As for a further Longueuil extension, I’m not against it, but a look at how population is distributed on the south shore shows what we really need is better transit along the Champlain Bridge.

          Reply
          1. Dilbert

            “? If you save 20 minutes of travel a day for tens of thousands of people, and free up dozens of buses that can be used elsewhere, while reducing traffic in heavily congested areas of the city, wouldn’t that make the most sense?”

            The problem here is that you are marginally improving service for people who are already using public transit, while not improving things enough to change the habits of those who don’t use it. I also don’t think (and there are studies that show it) that the downtown traffic issues are a result of people in this target area, but rather for commuters that come from much further away. Those are the people who jam in from off island in all directions, plugging up most of the main arteries into town. When you look where the traffic jams, you can tell where the people are coming from.

            “The metro should be extended to replace or relieve the busiest bus lines. And those are along Côte des Neiges, Pie-IX, Parc, St-Michel and Sauve”

            Yes, and except for Sauve, everything else you listed is north south, which likely won’t get fixed much with an east west extension that still requires most of them to ride the bus to get to a station. For anyone at or south of these stations, it will still be quicker to take the bus down to the green line and direct into to town, rather than bus to blue line to orange line to change to the green line.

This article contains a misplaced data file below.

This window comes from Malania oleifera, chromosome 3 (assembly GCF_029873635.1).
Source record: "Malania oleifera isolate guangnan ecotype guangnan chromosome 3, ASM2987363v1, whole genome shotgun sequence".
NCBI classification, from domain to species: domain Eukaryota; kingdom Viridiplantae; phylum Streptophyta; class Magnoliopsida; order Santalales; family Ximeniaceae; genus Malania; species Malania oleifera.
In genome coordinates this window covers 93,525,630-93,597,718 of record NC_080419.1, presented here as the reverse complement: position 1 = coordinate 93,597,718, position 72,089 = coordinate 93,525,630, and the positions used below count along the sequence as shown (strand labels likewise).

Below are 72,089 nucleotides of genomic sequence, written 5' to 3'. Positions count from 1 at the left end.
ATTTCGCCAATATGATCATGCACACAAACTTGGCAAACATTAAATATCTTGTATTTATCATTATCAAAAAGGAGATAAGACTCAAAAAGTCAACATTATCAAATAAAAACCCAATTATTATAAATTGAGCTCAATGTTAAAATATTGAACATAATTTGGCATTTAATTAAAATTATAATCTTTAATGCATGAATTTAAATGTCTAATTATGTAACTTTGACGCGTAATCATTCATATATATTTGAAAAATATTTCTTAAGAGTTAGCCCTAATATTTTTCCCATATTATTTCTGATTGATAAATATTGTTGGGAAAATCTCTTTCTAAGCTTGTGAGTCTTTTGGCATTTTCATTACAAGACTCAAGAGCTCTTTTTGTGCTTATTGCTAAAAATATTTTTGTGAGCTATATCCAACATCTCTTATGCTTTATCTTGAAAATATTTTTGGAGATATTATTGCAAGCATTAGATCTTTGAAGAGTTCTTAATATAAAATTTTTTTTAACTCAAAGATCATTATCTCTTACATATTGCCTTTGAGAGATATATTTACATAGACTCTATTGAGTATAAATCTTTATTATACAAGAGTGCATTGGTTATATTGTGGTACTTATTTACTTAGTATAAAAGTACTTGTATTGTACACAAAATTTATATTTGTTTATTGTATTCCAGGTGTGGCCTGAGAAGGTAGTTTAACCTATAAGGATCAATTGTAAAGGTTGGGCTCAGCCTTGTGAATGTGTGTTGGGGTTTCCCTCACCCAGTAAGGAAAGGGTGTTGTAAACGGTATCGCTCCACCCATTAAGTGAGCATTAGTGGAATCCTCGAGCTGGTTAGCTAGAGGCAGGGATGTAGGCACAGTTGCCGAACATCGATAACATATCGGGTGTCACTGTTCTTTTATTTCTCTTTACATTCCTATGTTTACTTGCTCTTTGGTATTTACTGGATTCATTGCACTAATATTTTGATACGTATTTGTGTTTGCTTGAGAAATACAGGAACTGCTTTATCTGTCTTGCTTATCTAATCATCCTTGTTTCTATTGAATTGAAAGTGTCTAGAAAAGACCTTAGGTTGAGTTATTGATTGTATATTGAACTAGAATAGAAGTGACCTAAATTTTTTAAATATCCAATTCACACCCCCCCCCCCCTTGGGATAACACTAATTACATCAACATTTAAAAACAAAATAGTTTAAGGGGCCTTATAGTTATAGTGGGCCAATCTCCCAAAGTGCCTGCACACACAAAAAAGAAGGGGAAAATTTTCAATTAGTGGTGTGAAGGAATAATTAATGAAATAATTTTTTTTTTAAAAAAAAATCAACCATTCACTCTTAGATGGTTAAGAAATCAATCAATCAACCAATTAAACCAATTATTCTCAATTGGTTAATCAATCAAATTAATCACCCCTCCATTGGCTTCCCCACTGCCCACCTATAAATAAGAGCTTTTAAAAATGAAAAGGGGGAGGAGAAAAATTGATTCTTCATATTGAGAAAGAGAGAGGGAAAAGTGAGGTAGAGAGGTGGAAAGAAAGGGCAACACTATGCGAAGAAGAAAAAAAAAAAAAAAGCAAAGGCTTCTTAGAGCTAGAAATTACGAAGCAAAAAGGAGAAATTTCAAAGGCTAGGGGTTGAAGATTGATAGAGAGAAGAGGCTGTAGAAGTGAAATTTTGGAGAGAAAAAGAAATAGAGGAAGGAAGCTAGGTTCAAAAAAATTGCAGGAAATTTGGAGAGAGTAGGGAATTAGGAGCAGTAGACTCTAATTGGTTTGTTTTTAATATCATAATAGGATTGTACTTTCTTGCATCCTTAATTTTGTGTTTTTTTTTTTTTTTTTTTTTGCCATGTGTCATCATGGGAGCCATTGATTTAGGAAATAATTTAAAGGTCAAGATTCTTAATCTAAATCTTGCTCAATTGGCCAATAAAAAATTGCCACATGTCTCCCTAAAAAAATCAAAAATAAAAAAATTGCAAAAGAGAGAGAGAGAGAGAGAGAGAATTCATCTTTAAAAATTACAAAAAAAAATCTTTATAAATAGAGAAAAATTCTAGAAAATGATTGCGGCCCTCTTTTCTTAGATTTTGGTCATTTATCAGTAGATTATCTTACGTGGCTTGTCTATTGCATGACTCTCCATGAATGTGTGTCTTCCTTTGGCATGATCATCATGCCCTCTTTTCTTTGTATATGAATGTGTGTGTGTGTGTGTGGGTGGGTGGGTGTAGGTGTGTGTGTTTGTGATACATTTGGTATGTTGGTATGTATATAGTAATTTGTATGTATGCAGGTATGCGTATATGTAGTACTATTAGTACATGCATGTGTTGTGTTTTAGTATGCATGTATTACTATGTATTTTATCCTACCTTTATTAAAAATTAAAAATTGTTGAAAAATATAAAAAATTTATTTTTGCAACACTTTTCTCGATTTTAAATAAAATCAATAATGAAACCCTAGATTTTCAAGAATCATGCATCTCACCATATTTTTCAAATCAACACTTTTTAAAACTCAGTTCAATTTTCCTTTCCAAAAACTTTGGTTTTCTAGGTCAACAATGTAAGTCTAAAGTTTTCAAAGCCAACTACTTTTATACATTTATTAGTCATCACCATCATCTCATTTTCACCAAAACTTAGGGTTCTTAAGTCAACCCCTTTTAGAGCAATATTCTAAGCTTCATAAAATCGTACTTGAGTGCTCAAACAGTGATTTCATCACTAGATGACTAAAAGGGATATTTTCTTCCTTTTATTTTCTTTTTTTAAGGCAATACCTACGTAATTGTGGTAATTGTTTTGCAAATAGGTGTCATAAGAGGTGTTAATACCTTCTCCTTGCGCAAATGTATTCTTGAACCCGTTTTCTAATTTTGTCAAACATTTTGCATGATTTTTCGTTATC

It would be a different story if the blue line extension was going to turn and head to connect up with the green line somewhere like Assomption, so that the travel time for people served by the line to downtown would be more reasonable, and would also allow for a flow of people from the north of the city to the east of the city without having to travel all the way down town (say Sauve to Anjou area).

            “what we really need is better transit along the Champlain Bridge.”

            it’s why any plan to redo the Champlain Bridge needs to have a serious component of public transit, not bus lanes but actual light rail / subway system that goes preferably as far as 10/30, as this has become quite the heart of the area. Again, it would have to be integrated into the current subway system (maybe a third level at Lionel Groulx) so that it is transparent to the user.

            The elimination of south shore buses to Montreal would have a huge impact on traffic in the lower downtown area, where the bus terminus and such has a pretty big footprint.

            Reply
            1. Fagstein Post author